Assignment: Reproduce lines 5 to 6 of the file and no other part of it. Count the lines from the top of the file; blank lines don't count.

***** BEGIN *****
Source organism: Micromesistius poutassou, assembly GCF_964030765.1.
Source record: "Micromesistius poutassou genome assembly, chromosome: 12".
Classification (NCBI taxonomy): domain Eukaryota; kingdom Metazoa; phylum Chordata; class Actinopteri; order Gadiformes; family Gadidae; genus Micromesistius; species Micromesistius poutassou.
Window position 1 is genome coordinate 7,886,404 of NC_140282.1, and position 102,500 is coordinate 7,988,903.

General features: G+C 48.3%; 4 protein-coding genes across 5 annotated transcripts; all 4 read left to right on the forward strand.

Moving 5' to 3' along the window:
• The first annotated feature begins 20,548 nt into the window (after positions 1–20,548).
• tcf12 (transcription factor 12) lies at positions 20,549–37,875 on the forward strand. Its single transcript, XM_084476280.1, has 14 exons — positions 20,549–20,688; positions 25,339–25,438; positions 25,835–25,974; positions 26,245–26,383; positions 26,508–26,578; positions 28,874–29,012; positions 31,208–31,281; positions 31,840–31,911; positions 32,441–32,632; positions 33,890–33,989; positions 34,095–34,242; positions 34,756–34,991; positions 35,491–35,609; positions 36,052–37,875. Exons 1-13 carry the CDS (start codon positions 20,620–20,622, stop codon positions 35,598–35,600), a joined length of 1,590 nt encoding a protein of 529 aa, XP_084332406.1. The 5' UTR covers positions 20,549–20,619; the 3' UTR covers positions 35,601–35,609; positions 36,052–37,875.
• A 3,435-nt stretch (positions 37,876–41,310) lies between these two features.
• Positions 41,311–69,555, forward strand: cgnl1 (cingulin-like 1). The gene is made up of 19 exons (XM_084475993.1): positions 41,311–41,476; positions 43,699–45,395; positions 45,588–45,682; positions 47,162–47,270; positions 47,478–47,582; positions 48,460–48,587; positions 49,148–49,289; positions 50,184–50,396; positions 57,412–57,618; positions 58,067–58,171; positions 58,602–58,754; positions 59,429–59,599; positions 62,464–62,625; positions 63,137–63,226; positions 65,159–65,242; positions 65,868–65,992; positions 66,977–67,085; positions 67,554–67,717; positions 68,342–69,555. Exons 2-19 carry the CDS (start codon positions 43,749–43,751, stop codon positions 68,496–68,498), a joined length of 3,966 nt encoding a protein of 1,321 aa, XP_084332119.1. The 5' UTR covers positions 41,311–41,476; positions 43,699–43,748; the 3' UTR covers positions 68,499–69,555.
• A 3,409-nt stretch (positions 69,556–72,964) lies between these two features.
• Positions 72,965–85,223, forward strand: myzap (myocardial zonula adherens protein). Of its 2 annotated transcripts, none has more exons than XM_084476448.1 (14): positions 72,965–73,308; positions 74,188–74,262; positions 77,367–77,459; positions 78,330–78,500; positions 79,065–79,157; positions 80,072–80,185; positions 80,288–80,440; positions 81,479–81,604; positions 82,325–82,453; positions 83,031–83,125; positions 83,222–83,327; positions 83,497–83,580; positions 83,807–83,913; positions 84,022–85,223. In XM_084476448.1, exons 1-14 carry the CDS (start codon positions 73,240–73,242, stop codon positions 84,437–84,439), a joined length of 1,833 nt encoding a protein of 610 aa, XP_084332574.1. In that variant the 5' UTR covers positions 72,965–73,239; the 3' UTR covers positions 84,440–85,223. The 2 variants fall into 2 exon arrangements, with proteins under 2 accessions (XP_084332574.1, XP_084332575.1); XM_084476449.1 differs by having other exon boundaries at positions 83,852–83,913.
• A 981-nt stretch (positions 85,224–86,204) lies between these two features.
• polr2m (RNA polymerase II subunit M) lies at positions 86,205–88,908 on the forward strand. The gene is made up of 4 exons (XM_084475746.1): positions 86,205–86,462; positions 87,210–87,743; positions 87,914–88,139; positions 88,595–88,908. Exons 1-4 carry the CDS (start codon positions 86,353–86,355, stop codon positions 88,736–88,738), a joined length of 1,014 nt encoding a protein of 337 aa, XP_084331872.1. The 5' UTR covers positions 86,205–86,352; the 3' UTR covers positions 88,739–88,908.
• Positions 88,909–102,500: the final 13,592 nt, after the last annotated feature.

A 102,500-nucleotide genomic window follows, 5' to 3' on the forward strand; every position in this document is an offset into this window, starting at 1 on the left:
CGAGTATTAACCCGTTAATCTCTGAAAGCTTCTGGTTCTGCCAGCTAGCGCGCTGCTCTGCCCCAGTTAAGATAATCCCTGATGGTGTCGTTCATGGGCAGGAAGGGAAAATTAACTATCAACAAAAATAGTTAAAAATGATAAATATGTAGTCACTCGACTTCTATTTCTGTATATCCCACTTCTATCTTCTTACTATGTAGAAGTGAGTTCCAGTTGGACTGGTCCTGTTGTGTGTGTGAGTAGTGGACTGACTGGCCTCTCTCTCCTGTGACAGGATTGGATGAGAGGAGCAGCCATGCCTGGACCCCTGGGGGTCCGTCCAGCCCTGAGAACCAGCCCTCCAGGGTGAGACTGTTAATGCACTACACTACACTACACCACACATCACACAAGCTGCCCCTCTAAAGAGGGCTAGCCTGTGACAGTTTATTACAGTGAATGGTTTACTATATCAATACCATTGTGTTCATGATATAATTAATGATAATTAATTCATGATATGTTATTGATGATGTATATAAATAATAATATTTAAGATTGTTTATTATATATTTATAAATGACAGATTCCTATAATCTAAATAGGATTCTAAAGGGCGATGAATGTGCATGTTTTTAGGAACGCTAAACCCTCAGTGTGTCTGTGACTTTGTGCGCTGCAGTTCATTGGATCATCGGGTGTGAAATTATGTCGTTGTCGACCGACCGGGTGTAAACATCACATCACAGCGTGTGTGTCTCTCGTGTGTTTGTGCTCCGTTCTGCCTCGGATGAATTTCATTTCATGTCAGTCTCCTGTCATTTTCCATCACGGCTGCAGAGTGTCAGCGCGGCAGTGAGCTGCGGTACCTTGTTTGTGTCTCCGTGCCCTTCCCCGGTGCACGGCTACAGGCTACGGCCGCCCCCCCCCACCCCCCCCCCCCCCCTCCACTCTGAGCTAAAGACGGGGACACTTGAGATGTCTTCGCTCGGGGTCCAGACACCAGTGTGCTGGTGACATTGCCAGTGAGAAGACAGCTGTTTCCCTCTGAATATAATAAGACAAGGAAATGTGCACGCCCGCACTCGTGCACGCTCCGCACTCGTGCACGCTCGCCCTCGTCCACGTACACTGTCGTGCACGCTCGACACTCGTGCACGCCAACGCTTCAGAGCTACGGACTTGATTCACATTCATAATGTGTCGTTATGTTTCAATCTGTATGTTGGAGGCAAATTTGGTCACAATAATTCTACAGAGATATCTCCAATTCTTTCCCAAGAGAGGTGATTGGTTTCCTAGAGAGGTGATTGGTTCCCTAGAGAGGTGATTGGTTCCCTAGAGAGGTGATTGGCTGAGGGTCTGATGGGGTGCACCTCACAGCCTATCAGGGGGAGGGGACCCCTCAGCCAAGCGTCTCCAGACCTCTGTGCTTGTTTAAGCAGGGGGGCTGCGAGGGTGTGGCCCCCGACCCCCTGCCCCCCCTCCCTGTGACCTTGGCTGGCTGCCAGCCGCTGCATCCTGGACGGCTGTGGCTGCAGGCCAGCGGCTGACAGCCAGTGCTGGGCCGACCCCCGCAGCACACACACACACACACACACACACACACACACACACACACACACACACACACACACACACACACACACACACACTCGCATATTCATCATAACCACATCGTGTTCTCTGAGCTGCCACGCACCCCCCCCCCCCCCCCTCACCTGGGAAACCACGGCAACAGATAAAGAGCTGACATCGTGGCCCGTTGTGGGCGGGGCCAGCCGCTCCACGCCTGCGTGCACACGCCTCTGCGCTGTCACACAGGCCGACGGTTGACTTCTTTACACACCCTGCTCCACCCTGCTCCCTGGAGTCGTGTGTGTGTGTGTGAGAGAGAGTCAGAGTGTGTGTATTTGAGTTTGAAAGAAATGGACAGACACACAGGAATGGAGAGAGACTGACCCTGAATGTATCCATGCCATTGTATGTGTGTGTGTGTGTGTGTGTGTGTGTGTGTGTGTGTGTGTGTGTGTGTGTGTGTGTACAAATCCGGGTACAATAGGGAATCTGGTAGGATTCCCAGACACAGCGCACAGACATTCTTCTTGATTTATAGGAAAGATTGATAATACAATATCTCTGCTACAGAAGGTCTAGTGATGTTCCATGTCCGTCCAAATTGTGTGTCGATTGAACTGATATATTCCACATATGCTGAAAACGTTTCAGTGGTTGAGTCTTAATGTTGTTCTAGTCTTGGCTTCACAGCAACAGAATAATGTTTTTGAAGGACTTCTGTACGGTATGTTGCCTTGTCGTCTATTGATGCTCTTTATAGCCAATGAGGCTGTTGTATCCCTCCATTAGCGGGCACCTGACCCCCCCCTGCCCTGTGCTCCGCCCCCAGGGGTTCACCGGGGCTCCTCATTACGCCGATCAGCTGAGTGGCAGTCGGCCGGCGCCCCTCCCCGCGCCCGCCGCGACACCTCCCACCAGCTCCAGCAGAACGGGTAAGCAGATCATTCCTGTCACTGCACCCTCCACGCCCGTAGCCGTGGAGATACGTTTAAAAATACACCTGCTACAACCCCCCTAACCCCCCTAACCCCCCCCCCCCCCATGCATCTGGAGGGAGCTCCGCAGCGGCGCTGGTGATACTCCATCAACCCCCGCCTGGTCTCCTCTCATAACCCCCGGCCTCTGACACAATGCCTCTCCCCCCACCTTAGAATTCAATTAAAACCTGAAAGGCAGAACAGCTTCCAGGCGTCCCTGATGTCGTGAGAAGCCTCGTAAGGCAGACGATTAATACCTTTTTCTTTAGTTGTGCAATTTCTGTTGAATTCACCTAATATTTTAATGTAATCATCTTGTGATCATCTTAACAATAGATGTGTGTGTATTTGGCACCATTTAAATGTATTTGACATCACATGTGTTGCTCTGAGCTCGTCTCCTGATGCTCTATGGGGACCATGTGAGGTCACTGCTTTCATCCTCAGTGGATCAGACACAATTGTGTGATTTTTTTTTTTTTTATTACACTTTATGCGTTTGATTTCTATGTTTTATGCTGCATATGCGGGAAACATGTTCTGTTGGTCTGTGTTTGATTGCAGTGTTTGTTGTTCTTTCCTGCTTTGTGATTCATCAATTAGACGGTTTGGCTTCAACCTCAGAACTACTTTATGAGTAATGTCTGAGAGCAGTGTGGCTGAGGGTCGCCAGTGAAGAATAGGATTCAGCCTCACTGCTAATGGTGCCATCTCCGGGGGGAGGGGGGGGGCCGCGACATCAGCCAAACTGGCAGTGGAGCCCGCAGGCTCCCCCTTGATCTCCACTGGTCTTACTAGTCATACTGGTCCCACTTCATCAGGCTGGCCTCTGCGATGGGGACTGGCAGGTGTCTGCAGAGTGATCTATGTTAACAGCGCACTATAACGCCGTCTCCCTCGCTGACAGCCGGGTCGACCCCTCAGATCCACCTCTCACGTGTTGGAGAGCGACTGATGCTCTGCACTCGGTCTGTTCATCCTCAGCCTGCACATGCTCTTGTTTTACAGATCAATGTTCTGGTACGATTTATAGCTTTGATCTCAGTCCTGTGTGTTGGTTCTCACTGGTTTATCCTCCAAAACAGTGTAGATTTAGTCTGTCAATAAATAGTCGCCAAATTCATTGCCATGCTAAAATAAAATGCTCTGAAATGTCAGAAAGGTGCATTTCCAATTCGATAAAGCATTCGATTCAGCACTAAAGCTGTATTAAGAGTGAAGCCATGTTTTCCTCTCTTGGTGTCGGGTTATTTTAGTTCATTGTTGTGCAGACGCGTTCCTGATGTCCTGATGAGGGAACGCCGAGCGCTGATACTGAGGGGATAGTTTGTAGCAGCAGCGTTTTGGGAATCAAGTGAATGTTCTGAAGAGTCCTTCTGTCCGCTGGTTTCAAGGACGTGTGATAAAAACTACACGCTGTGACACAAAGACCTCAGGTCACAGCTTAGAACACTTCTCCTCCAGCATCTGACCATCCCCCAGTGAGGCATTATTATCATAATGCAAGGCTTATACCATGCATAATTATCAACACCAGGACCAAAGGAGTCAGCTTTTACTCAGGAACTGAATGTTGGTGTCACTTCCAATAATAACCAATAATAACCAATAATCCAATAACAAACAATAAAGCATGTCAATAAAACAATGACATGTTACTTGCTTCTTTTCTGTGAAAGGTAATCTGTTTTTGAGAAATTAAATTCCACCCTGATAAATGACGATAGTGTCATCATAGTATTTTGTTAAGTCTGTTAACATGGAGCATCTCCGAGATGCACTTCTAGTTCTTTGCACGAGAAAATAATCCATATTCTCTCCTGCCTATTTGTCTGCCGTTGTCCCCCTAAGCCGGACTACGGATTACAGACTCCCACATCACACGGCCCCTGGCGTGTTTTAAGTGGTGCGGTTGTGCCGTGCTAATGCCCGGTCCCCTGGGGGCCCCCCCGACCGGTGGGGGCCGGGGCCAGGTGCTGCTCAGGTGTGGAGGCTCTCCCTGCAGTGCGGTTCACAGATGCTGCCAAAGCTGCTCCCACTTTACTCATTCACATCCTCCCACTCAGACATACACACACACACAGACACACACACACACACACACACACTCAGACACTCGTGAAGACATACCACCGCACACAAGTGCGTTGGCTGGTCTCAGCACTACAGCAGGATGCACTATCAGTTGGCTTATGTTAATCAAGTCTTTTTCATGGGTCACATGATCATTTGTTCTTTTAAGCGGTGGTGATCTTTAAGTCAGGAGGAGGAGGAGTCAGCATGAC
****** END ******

General features: G+C 48.3%; 4 protein-coding genes across 5 annotated transcripts; all 4 read left to right on the forward strand.

Moving 5' to 3' along the window: